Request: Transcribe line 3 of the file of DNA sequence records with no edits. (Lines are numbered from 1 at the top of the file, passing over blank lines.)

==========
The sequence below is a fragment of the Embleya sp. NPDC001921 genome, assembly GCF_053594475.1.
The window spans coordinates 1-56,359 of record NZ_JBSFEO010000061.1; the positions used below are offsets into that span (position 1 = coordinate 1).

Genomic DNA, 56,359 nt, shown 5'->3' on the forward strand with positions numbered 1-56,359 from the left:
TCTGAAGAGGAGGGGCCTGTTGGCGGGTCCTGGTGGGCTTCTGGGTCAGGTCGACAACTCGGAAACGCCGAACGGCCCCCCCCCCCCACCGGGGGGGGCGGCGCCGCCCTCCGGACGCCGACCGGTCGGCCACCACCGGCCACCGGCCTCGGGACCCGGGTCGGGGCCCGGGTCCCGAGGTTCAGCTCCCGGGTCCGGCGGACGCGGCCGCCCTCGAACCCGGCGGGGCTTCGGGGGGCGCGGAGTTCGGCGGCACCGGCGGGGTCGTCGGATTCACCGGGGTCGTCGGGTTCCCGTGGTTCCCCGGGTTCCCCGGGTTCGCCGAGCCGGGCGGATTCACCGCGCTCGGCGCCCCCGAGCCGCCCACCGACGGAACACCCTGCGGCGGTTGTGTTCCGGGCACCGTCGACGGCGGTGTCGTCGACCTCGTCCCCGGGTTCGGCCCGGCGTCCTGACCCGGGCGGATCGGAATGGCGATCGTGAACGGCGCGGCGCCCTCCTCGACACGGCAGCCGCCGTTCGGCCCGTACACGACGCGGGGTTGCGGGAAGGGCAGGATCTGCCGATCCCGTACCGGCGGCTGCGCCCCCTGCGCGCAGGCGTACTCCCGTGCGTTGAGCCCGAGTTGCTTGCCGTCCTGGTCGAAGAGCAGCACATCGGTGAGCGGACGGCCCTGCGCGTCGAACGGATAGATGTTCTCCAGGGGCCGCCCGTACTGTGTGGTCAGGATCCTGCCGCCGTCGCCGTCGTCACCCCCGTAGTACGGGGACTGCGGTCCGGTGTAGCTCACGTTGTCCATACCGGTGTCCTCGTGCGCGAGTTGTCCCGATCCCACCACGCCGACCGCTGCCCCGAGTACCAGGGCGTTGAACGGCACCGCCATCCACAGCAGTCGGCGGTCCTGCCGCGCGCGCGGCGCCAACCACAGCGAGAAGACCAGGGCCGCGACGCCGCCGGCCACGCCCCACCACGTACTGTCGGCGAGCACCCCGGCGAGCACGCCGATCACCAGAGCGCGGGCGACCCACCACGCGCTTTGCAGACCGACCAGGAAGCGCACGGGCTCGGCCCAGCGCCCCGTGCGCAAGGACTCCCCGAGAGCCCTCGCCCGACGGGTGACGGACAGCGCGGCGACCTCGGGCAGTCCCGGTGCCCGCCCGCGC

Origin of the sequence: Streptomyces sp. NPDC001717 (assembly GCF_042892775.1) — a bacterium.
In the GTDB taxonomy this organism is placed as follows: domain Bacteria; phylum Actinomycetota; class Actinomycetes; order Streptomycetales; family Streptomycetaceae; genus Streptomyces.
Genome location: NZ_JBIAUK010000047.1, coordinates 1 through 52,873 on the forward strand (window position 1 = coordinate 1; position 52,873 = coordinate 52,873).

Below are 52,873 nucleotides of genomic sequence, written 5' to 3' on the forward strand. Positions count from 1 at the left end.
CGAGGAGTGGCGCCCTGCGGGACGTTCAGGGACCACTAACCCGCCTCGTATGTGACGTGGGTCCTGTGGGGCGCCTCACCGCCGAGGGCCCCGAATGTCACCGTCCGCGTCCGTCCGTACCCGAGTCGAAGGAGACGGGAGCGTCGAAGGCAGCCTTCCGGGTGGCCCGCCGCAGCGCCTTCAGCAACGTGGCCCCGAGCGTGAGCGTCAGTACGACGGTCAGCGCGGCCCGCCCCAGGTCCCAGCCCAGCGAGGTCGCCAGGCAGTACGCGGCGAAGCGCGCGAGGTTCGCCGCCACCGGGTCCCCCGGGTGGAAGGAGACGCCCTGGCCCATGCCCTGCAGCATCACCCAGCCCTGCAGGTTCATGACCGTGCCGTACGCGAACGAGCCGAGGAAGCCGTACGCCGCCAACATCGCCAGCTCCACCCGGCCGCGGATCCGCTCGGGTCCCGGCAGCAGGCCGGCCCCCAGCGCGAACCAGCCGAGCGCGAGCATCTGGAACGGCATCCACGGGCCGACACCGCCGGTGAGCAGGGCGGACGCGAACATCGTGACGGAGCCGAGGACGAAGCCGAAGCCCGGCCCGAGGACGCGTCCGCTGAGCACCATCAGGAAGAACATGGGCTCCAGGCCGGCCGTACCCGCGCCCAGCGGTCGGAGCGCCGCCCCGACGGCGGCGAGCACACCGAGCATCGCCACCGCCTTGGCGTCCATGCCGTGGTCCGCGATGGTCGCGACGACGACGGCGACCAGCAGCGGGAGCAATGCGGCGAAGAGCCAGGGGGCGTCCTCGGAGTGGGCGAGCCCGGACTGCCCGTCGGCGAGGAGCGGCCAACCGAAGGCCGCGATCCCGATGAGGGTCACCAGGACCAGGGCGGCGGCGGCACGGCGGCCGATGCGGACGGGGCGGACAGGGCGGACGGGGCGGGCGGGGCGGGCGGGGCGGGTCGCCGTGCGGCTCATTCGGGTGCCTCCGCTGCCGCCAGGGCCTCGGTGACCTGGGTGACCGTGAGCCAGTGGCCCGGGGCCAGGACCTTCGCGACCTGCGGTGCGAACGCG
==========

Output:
Genomic DNA, 56,359 nt, shown 5'->3' on the forward strand with positions numbered 1-56,359 from the left: